The positives here are mostly from the performances, with the exception of Bloom, who seems woefully mis-cast – though it may partly be my difficulty in taking anyone with a man-bun seriously. Rapace gives a good account of herself, kicking ass with terse efficiency, particularly when escaping from the hotel room where she’s carrying out the interrogation. Collette, previously known to us from United States of Tara, turns out to be as good with a British accent as she is with an American one, especially considering she’s neither (Australian). There’s also John Malkovich as the CIA boss, and he’s watchable as ever, albeit underused. Seems like the Czech Republic largely stood in for London, which may help explain the limited sense of place, and Apted’s direction is little better here than in one of the more underwhelming Bond flicks of recent times, The World is Not Enough. Rapace needs to keep looking for the right vehicle, one which will make use of her undeniable talents.

Dir: Michael Apted
Star: Noomi Rapace, Orlando Bloom, Toni Collette, Michael Douglas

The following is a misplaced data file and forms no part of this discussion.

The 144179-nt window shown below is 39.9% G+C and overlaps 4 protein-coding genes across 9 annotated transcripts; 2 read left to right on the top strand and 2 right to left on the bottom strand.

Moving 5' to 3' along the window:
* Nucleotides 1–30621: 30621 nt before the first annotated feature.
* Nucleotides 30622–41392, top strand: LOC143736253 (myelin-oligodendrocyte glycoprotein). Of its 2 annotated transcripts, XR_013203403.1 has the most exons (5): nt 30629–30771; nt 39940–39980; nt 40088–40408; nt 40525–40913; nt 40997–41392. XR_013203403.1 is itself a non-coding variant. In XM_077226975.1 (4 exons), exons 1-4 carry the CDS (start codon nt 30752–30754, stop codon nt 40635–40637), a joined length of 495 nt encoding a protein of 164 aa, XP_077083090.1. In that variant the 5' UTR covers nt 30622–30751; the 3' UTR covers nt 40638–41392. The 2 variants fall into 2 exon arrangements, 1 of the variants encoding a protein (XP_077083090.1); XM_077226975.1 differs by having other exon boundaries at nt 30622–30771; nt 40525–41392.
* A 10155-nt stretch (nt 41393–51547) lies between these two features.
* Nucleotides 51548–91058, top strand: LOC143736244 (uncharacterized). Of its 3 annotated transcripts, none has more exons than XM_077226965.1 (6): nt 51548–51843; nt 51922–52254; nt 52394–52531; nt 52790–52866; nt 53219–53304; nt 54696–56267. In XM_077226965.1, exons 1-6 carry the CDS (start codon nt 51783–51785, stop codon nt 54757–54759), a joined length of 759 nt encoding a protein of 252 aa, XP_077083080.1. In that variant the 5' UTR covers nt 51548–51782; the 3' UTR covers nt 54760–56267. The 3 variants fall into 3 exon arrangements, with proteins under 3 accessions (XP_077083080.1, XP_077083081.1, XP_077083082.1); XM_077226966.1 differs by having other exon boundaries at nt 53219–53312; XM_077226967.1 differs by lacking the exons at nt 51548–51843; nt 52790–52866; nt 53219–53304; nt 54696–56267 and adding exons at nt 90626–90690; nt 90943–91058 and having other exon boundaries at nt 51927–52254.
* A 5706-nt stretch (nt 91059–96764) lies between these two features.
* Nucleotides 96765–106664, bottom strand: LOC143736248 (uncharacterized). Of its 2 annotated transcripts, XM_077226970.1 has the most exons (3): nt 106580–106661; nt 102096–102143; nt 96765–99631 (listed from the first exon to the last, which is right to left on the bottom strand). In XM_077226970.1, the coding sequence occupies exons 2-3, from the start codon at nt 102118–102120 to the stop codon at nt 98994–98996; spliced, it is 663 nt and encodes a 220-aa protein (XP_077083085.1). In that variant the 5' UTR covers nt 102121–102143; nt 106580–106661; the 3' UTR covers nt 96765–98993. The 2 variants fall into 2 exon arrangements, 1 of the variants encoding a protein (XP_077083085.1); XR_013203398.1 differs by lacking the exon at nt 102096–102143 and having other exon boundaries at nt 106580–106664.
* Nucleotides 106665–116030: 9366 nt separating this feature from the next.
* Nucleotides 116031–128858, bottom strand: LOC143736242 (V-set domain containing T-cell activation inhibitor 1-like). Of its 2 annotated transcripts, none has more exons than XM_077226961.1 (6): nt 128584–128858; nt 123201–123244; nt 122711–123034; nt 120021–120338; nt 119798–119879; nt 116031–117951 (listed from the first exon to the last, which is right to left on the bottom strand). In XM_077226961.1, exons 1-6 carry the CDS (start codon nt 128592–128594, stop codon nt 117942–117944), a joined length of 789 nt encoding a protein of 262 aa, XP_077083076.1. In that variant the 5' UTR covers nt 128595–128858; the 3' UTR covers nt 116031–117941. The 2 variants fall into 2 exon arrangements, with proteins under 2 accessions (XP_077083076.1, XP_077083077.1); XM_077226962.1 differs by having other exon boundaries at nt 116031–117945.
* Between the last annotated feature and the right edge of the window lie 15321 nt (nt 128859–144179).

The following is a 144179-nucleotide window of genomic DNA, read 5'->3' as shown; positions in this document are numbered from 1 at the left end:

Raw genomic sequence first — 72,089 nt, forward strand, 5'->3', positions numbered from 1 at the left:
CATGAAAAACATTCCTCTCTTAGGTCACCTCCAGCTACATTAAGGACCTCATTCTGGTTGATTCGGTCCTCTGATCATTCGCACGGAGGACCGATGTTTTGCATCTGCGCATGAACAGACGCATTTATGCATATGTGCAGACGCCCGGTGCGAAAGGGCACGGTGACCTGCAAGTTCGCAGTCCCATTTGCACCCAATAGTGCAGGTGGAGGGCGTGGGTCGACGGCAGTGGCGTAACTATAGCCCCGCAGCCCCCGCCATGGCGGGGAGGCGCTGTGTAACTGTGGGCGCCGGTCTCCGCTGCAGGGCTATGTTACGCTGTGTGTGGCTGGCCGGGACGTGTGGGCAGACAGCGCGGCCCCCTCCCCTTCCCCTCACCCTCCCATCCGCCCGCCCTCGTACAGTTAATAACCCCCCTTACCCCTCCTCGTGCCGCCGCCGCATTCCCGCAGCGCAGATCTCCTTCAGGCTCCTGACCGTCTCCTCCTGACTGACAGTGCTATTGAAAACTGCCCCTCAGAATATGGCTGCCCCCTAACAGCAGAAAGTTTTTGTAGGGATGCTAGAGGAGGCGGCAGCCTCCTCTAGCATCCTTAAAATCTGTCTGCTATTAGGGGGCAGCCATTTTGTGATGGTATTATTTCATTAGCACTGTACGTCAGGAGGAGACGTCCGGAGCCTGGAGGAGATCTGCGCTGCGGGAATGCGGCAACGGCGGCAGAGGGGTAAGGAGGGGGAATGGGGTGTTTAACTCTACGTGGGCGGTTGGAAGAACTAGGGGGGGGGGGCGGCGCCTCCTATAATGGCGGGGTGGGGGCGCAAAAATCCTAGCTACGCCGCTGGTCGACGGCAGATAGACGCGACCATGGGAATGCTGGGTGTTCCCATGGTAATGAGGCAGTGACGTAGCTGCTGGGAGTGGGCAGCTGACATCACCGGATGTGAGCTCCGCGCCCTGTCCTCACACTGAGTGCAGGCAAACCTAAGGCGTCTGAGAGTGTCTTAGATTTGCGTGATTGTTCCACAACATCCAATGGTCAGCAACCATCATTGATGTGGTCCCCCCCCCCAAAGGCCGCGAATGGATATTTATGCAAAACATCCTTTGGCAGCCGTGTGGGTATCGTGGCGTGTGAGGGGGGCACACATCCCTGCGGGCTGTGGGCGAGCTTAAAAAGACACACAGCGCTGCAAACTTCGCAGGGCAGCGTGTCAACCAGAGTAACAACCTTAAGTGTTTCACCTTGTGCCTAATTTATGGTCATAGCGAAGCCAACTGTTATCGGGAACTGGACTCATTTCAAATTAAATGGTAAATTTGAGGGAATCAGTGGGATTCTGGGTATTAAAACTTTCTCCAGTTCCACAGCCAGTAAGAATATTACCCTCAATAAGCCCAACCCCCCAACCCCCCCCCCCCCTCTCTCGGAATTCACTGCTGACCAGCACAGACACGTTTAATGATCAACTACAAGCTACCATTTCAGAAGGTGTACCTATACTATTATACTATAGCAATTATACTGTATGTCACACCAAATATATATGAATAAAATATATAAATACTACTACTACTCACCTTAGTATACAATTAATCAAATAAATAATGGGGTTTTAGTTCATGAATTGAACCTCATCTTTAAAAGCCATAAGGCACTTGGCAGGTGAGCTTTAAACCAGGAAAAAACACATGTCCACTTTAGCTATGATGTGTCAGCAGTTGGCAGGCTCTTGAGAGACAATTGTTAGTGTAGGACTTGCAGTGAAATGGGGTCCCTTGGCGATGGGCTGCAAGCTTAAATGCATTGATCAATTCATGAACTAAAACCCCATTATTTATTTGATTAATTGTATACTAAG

Elite

starstarstarhalf
“Because Mediocre  wouldn’t sell as well.”

A mission in central America against drug cartel boss Reynaldo Benitez (Garza) goes wrong, leaving eight Special Ops soldiers dead. This includes the husband of Naval Covert Operations Command agent, Abbey Vaughn (Gregory), who is intent on discovering the truth about what happened to her spouse. She links up with the only survivor of the operation, Lt. Sam Harrigan (Scarbrough), now living in a trailer, and spending his time drinking and practicing golf. Together with the rest of their team, they investigate the case, only to find the tentacles of organized crime are deeper embedded than they appear, and their inquiries put not only themselves, but Abbey’s family in serious danger.